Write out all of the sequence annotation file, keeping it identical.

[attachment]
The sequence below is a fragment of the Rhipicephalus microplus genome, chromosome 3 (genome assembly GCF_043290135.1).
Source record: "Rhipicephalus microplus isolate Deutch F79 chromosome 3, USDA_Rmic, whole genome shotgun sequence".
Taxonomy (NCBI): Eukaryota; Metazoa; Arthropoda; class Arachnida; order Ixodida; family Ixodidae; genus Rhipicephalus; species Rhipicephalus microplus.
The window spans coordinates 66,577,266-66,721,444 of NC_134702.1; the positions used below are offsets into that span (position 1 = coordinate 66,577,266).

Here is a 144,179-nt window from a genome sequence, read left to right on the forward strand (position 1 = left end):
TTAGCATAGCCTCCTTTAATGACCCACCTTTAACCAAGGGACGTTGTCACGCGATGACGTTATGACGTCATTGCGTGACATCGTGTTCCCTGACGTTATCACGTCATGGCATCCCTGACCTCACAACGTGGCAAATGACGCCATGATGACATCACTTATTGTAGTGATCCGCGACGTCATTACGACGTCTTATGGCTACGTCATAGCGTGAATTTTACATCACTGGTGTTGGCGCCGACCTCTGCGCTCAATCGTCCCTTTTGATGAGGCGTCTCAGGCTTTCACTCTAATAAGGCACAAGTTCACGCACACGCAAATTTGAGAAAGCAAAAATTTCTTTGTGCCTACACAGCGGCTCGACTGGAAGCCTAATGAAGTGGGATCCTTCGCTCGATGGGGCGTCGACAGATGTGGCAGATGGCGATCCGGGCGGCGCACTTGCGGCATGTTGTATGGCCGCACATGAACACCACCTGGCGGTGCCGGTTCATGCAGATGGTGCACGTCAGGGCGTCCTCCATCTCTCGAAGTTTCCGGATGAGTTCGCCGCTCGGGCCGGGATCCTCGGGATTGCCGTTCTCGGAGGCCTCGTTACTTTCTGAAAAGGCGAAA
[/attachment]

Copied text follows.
The sequence below is a fragment of the Rhipicephalus microplus genome, chromosome 3 (genome assembly GCF_043290135.1).
Source record: "Rhipicephalus microplus isolate Deutch F79 chromosome 3, USDA_Rmic, whole genome shotgun sequence".
Taxonomy (NCBI): Eukaryota; Metazoa; Arthropoda; class Arachnida; order Ixodida; family Ixodidae; genus Rhipicephalus; species Rhipicephalus microplus.
The window spans coordinates 66,577,266-66,721,444 of NC_134702.1; the positions used below are offsets into that span (position 1 = coordinate 66,577,266).

Here is a 144,179-nt window from a genome sequence, read left to right on the forward strand (position 1 = left end):
TTAGCATAGCCTCCTTTAATGACCCACCTTTAACCAAGGGACGTTGTCACGCGATGACGTTATGACGTCATTGCGTGACATCGTGTTCCCTGACGTTATCACGTCATGGCATCCCTGACCTCACAACGTGGCAAATGACGCCATGATGACATCACTTATTGTAGTGATCCGCGACGTCATTACGACGTCTTATGGCTACGTCATAGCGTGAATTTTACATCACTGGTGTTGGCGCCGACCTCTGCGCTCAATCGTCCCTTTTGATGAGGCGTCTCAGGCTTTCACTCTAATAAGGCACAAGTTCACGCACACGCAAATTTGAGAAAGCAAAAATTTCTTTGTGCCTACACAGCGGCTCGACTGGAAGCCTAATGAAGTGGGATCCTTCGCTCGATGGGGCGTCGACAGATGTGGCAGATGGCGATCCGGGCGGCGCACTTGCGGCATGTTGTATGGCCGCACATGAACACCACCTGGCGGTGCCGGTTCATGCAGATGGTGCACGTCAGGGCGTCCTCCATCTCTCGAAGTTTCCGGATGAGTTCGCCGCTCGGGCCGGGATCCTCGGGATTGCCGTTCTCGGAGGCCTCGTTACTTTCTGAAAAGGCGAAA